At Rochester, Jamie Boeheim feels immune to the pressure her last name carries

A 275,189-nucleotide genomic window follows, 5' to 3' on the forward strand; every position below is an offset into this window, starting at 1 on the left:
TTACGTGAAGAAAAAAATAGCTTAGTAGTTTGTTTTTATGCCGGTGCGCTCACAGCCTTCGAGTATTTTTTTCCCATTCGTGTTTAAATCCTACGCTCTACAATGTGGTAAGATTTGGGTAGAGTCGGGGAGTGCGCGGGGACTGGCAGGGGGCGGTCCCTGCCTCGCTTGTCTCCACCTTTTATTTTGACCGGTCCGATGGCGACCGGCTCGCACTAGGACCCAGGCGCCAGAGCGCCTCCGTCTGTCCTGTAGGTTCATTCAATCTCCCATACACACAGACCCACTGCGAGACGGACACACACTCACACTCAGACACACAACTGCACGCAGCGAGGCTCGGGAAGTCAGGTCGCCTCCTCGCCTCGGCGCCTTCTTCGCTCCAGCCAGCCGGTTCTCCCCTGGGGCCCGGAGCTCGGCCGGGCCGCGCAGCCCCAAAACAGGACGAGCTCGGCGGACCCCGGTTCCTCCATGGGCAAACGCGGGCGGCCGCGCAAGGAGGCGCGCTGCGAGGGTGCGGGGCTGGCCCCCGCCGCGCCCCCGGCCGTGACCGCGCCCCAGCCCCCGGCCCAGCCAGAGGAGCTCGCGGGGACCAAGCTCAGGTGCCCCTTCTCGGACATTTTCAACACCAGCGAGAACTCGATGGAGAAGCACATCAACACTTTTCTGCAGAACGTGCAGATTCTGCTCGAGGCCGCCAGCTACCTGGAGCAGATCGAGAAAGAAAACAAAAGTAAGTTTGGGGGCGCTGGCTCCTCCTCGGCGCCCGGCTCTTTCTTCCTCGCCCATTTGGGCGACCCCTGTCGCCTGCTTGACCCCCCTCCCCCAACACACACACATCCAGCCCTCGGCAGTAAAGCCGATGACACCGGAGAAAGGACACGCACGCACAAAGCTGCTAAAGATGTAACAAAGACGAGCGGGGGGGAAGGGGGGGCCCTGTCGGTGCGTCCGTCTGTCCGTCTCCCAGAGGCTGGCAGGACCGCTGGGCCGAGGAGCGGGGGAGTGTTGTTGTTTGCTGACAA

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first_img Published on March 3, 2019 at 11:12 pm Contact Matthew: mguti100@syr.edu | @MatthewGut21 ROCHESTER — Jamie Boeheim found comfort standing in the gym where her father’s coaching career almost began. Back in 1976, he walked into the Louis Alexander Palestra and almost became the head men’s basketball coach at the University of Rochester. Instead, Boeheim signed a contract with his alma mater, where he’s been for four decades, winning a national title and leading the Orange to five Final Fours. But in the Palestra this year, Jamie was sitting in the stands, considering how different her father’s life could have been had he signed with Rochester.Her family said Jamie’s probably more naturally gifted than her brothers, Buddy and Jimmy. Yet she said she’s never felt pressure related to her last name, never caught up in the idea of what she’s supposed to do with her life — or how a person raised by a man with mythic success is supposed to act.Last fall, she joined the Rochester women’s basketball team, and completed her first season last weekend, averaging 4.7 points per game in 21 games with no starts.Todd Michalek | Staff PhotographerAdvertisementThis is placeholder textWhile Buddy plays for his dad and Jimmy plays down Interstate 81 at Cornell, Jamie quietly committed to Rochester, a Division III program about 90 minutes west of SU. Her coach, UR head coach Jim Scheible, said she projects as a future starter in the backcourt. “We feel like we’re developing someone who can really be a cornerstone player for us,” he said. At 6-foot-1, she’s learning to block shots, develop post moves and shoot from beyond 10-to-15 feet. Her brother, Buddy, said she’s improved most in her finishing around the rim.Jamie didn’t want to attend Syracuse because “too much of my family is there,” she said. She hasn’t always been the star on her teams and doesn’t feel as if she’s living in her father’s shadow. She wants to set on her own path.“She’s really happy here,” her mother, Juli Boeheim, said. “She’ll work out this summer and figure out, ‘Are you happy being just OK? Or do you want to be really good?’ If you want to be really good, you have to work. She’s had great success without much work. She’ll have time to make that decision.”Susie Teuscher | Digital Design EditorWhen she arrived at Rochester, Jamie was worried about what people would think of her, and what preconceived notions they’d have. When her father comes to see her play, heads turn and people stare. “Would people talk to me just because I was Jim Boeheim’s daughter?” Jamie said. “They do say stuff, they make jokes, I play along with them. But I say listen, I’m normal, we’re normal. He’s not some huge idol. He’s chill. He’s a normal guy.”Her parents provide encouragement without being overbearing, she said. Her father doesn’t tell her what she should or shouldn’t do on the court. After games, he just asks how she felt she played. He keeps his post-game feedback to a minimum, offering a few pointers.Jamie began playing basketball in second grade, later than both of her brothers. “She’s a really good player,” Boeheim said. “She’s close to being a Division I player. Rochester plays at a high level. They have a very good coach. She’ll like it there and be a good player there. She always knew how to play. She didn’t do a lot of extra work because she’s very social. But she has just kept getting better.”Jamie said she never asked her father to put in a good word at Division I programs. She talks about the influence of her father, but she doesn’t mention that her father is a Hall of Fame coach. While she’s closest to her mother, Jamie said her father encourages her to remain focused on her academic and athletic path. They text often. He tells her to “chase her heart” and not to worry about outside noise. “A lot of people hate me,” Boeheim’s told her. “People who live here hate me. It happens. Not everyone will like me, it’s just how it is.”Alexandra Moreo | Senior Staff PhotographerIn June 2017, Schieble spotted Jamie at an AAU game in Albany. He said she could play Division II or I, but she’d fit well for UR. He wrote her a letter in the mail, they set up a campus visit and soon Jamie thought about extending her basketball career past Jamesville-DeWitt High School. When Scheible asked Jim what he thought on their family campus tour, he said: “I’m sold.”Jamie sat on her college decision. She considered Penn State and Villanova as a non-athlete. But after a high school game sometime around Christmas 2017, Jamie said she came to a realization: She loved basketball and couldn’t give it up.“Before coach reached out to me, I had no idea what I wanted to do,” Jamie said. “I didn’t even know if I had a set school or even play basketball. I didn’t have that many looks.”A year and a half ago, Jamie called Scheible: “I don’t know why it’s taking me so long, but Rochester is where I want to be.”Jamie remembers Sunday family game nights at home, playing Life, Clue or Candy Land. Her family calls her “Sissy.” She said she takes after her mother’s enthusiasm, affection and “super outgoing” nature. Her competitiveness and drive comes from her dad, because she knows “he’s always been that way. We have that fire in us,” she said. Still, she hasn’t given much thought to her last name, legacy, or how she compares to her brothers and father. “Maybe by the time I’m a senior, if I’ve done anything memorable, I’ll think about that,” Jamie said. 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Floating Cinema featuring social distancing boats coming to Miami